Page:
Special counsel is investigating Trump

Frederick Owens
June 15, 2017

According to the Washington Post, senior intelligence officials have agreed to be interviewed by investigators working for the special counsel, Robert Mueller.

Former FBI director James Comey testified last week that soon after he was sacked in mid-May, he asked a friend to share the contents of a memo in which he described a conversation with President Trump that Comey had found troubling. Apparently that was true all along, until Trump fired Comey and allegedly cited the Russian Federation investigation as a reason.

Shortly after Robert Mueller was named special counsel in the federal Russian Federation investigation, lawmakers speculated that the congressional probes may be sidelined by the forceful new presence. A highly regarded Justice Department careerist, he tapped Mueller - infuriating Trump - after the White House tried to pin the Comey firing on him.

Devlin Barrett is one of The Post reporters on the story and joins us now. The Post said both men refused the president's request.

In the most eagerly anticipated USA congressional hearing in years, Comey had told lawmakers the Trump administration had lied and defamed him and the Federal Bureau of Investigation after the president dismissed him on May 9. The official was responding to this comment from Ruddy, a longtime Trump confidant, to "PBS NewsHour" host Judy Woodruff: "I think he's considering perhaps terminating the special counsel".

Deputy Attorney General Rob Rosenstein was praised for the Mueller appointment. In testimony before the Senate Intelligence Committee last week, Comey affirmed that he previously told Trump he was not personally being investigated in the FBI's counterintelligence probe.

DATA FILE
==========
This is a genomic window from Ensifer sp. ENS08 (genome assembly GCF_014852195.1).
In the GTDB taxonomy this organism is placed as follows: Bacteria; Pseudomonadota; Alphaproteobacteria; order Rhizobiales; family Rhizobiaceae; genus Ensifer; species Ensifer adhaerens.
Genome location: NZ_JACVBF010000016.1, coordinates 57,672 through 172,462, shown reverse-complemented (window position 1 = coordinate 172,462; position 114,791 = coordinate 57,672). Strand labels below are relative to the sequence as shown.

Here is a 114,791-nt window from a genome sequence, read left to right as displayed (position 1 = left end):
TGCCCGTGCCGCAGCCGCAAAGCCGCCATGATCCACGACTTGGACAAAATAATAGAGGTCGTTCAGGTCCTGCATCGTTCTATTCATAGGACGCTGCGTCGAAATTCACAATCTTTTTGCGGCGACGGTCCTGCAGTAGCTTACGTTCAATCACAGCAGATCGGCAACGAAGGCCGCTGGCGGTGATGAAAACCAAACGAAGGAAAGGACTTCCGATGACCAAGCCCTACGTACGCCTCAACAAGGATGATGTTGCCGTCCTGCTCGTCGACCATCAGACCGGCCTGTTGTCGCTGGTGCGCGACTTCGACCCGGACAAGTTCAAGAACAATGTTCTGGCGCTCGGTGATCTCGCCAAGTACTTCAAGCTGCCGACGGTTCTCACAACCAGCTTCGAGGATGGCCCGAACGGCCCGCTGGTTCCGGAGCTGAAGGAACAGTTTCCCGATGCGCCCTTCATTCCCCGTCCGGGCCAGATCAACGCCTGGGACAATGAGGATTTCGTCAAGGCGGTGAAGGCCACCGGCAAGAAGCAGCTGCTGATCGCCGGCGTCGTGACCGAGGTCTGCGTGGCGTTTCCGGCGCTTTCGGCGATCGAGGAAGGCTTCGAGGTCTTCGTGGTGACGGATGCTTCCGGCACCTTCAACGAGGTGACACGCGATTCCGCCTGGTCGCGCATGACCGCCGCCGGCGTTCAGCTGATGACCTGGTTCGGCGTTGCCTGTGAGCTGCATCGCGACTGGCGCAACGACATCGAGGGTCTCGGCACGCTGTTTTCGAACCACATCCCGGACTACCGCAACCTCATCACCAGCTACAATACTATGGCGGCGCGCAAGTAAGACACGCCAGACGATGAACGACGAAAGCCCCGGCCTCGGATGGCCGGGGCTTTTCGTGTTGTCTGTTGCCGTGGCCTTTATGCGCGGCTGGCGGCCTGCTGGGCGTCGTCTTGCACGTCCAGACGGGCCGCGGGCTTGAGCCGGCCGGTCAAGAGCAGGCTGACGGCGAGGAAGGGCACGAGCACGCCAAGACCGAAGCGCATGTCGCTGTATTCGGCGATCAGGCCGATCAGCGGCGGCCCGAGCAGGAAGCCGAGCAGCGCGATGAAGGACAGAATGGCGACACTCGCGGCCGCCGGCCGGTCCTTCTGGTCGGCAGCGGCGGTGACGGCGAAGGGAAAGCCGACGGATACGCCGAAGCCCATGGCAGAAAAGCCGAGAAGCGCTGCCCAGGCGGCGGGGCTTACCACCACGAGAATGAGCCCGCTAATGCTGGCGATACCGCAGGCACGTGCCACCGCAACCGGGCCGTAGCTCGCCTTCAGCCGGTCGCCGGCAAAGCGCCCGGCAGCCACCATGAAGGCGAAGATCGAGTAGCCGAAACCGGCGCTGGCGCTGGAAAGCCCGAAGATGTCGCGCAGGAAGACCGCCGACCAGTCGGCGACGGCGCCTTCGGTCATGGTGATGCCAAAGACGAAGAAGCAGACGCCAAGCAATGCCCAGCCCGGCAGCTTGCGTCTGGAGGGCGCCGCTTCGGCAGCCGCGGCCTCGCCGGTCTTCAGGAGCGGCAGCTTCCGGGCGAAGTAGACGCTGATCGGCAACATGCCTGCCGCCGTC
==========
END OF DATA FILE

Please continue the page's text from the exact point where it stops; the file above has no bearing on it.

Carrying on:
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An unnamed official told the Post that the interviews suggest Mueller considers the attempted obstruction of justice question as more than just a "he said, he said" situation between Trump and Comey.

But in a statement issued shortly after the Post report, a spokesman for Kasowitz, Mark Corallo, said: "The FBI leak of information regarding the President is outrageous, inexcusable and illegal". The New York Times reported that Trump had been waved off the idea by advisers.

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Sessions on Tuesday declined to discuss his interactions with Trump, saying the President may one day want to invoke executive privilege for himself. Grassley said Comey's dismissal and Comey's testimony on Lynch should be looked at together, noting that Comey "took the opportunity in his testimony to clear his own name by denouncing as false the administration's claims that the FBI rank-and-file had lost confidence in Mr. Comey's leadership in the wake of the Clinton email investigation".

"I appointed him; I stand by that decision, " he said. He joined the newspaper in 2017 after 15 years with The Wall Street Journal and the AP.

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